Omniscience means god knows the tragedy is taking place, and knew exactly when, where, and how it would happen.

      Omnibenevolence means that with this knowledge, it is his nature to prevent it.

      Omnipotence means that he has unlimited power to correct the action , if not simply willing it not to happen.

      However, when tragedy and injustice occur and god does not intervene, it means he either did not know (impossible if he's omniscient), or did know and chose not to intervene (meaning he's not omnibenevolent and is in fact rather cruel), or he did know and he did want to prevent it but did not have the power to do so (which means he's not omnipotent).

      The judeo-christian god is a difficult figure to defend in light of problems like these, but I'm sure you'll have a go at it.

      July 15, 2011 at 4:59 pm |
    • LostNomad

      @Sam: Thank you for the reading suggestion.
      @Void: I don't think I've heard of God being omnibenevolent; I'll have to research that. I have heard omnipresence attributed to God, which I don't think was in the list you mentioned. Without having looked up the prominence of omnibenevolence among Christian belief structures, I wonder if its absence would be an effort on the part of Christians to allow for bad things happening.

      July 16, 2011 at 10:42 am |
    • Richard S Kaiser

      Nomad, GOD is no respector of the People and HE plays no Favorites against each other. It is Human Omnivorialism that denegrates the Human Condition. As Creatures of Habitualism we do daily endevours with little prospects in the Continuation of things. Christ Himself said, "This world is NOT HIS KINGDOM!" and He also said , "The Kingdom of GOD is INSIDE YOU!" \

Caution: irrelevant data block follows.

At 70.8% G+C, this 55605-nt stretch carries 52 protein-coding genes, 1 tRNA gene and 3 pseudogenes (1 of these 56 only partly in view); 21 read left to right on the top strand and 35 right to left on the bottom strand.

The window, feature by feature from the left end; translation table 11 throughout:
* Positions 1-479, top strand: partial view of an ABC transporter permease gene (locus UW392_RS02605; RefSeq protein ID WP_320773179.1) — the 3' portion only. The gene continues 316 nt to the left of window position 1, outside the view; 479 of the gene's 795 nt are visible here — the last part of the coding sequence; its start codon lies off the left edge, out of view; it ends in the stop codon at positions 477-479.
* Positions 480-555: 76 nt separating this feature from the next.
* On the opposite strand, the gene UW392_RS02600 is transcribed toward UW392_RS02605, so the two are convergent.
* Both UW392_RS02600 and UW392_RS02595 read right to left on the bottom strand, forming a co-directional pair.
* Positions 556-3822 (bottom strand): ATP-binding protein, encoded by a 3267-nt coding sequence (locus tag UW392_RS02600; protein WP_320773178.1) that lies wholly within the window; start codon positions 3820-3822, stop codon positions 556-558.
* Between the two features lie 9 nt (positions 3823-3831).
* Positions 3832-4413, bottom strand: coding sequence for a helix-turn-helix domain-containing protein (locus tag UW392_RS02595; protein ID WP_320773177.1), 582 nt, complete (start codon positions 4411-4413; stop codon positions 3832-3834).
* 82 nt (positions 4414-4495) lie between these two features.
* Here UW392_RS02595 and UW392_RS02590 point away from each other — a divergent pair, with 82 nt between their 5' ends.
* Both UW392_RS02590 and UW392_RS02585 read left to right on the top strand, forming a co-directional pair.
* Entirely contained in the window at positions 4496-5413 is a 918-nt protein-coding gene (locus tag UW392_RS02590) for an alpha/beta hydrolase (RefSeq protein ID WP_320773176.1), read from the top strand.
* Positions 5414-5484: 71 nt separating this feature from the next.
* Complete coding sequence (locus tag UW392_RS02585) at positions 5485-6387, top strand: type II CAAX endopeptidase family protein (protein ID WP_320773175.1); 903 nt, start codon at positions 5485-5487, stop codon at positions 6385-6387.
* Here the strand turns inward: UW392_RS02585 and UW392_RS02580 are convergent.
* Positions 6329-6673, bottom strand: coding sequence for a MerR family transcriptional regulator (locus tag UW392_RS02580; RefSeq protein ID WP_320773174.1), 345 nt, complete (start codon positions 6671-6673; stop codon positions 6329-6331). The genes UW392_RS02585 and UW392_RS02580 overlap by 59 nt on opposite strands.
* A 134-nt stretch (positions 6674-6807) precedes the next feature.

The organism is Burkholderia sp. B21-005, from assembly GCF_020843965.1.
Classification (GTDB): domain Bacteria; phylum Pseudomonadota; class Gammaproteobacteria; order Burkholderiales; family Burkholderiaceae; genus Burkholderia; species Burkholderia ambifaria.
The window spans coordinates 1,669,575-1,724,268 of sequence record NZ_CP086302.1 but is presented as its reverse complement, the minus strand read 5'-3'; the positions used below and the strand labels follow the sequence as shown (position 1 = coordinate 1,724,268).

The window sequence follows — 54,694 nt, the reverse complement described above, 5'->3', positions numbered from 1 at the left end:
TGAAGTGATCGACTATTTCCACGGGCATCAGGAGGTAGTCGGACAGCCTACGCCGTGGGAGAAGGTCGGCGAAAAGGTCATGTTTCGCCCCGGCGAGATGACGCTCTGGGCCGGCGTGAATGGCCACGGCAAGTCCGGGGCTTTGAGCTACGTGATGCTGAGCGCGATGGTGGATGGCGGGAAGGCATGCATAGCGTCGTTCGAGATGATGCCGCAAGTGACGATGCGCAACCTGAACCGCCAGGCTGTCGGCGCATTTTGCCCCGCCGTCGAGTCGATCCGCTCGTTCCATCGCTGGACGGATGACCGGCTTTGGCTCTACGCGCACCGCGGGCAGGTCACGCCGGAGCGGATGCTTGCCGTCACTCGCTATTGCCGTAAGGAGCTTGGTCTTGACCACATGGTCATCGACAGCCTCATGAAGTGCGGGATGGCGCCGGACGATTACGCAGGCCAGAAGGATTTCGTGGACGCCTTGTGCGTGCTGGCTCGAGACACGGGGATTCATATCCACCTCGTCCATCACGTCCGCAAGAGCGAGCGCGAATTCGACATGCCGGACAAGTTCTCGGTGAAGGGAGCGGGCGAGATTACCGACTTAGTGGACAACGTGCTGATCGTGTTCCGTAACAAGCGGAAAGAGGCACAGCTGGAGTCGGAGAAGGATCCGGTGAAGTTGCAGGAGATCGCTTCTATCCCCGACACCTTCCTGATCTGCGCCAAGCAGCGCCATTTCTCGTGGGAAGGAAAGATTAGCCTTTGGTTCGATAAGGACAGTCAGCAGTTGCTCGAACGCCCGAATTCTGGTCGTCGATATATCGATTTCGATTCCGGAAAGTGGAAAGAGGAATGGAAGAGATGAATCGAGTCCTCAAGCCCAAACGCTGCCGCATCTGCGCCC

Therefore start with a magnifying glass and then a microscope and finally a telescope for one will come to the conclusion that the inside is exactly what the outside is coming to be.

      July 16, 2011 at 12:25 pm |
  7. Richard S Kaiser

    Science turns roundabout the Corner of dichotomized relevancies with regards toward the understandings of Fractal Cosmology and the Kingdoms of the Gods and Goddesses onto being a True Relativism. Our Bodies or for that matter; Any Life Form or Life Fornation is made up of Cellular Sized Universes where within are the Gods and Goddesses and their passing generations. We are in subtleties pot-marked with Angularities ear-marked toward reconnoitering the humanities to reconsider the Gods and Goddesses Precepts indulging in lap-laundered bigotrousness of Non-Absolutes but rather Two Dichotomies existing within One Realm of Togetherness and each dichotomy pleasing the other with imaginations of postured relevance. GOD is CREATION and the Gods and Goddesses are the Creators of CREATION and all things Created within CREATION!

    July 14, 2011 at 1:31 pm |
  8. Mike Rowland

    I too have been struck by the vitriolic tone of many of posts by "athiests" and "agnostics". The fact that they are surfing beliefnet indicates that they are not as comfortable in their convictions as they proclaim. They, like the rest of us, are seeking answers, and it may well be that God has brought them here for exposure to the message of love. Despite their protestations, we are assured that all will come to the Truth, and I am thankful that CNN has provided this forum so that these poor lost people can receive salvation.